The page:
You could call him the Jeff Bezos of Japan. Both are the heads of e-commerce companies with a huge presence in their home countries.
But to call Mikitani’s company, Rakuten, the Amazon of Japan, would ignore a fundamental difference for both sellers and end users.
“We created a real online marketplace where customers can interact with shop owners, and we empower our merchants to build relationships with their customers,” he explains, adding that Amazon doesn’t offer either experience.
Mikitani was born in Kobe, Japan, and graduated from Hitotsubashi University in 1988. While working for the Industrial Bank of Japan, he was transferred to the USA. From 1993 he studied at Harvard Business School, where he completed his MBA.
On 7th February 1997 he laid the foundation for Rakuten Japan, along with his co-founders. From the beginning he was part of the company’s management, then from 2001 the chairman.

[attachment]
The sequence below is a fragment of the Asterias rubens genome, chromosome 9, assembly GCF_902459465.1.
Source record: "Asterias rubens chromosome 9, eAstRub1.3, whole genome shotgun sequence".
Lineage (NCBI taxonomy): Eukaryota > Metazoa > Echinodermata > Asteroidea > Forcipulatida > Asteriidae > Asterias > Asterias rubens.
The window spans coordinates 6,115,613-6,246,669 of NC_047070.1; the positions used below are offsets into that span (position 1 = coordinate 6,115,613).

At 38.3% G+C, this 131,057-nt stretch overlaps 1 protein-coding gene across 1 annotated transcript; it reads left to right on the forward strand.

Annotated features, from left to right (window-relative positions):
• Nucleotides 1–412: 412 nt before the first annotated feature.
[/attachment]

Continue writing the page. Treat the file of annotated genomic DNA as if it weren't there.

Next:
In addition to his other titles, he is also the chairman of Rakuten Travel Inc, Crimson Football Club, a manager of PRICEMINISTER S.A.S., and of Kobo, Inc.
In March 2010, Mikitani introduced a plan he calls “Englishization”: establishing English as the main language of Rakuten, including with their employees in Japan.
Even though the plan was described as “stupid” by Honda president Takanobu, Mikitani believes in it: “English is not an advantage anymore — it is a requirement,” he says. His Englishization initiative was the subject of a Harvard Business Case Study in 2011.
In 2012, Mikitani was awarded the Harvard Business School Alumni Achievement Award ausgezeichnet, one of the highest honours the school can bestow.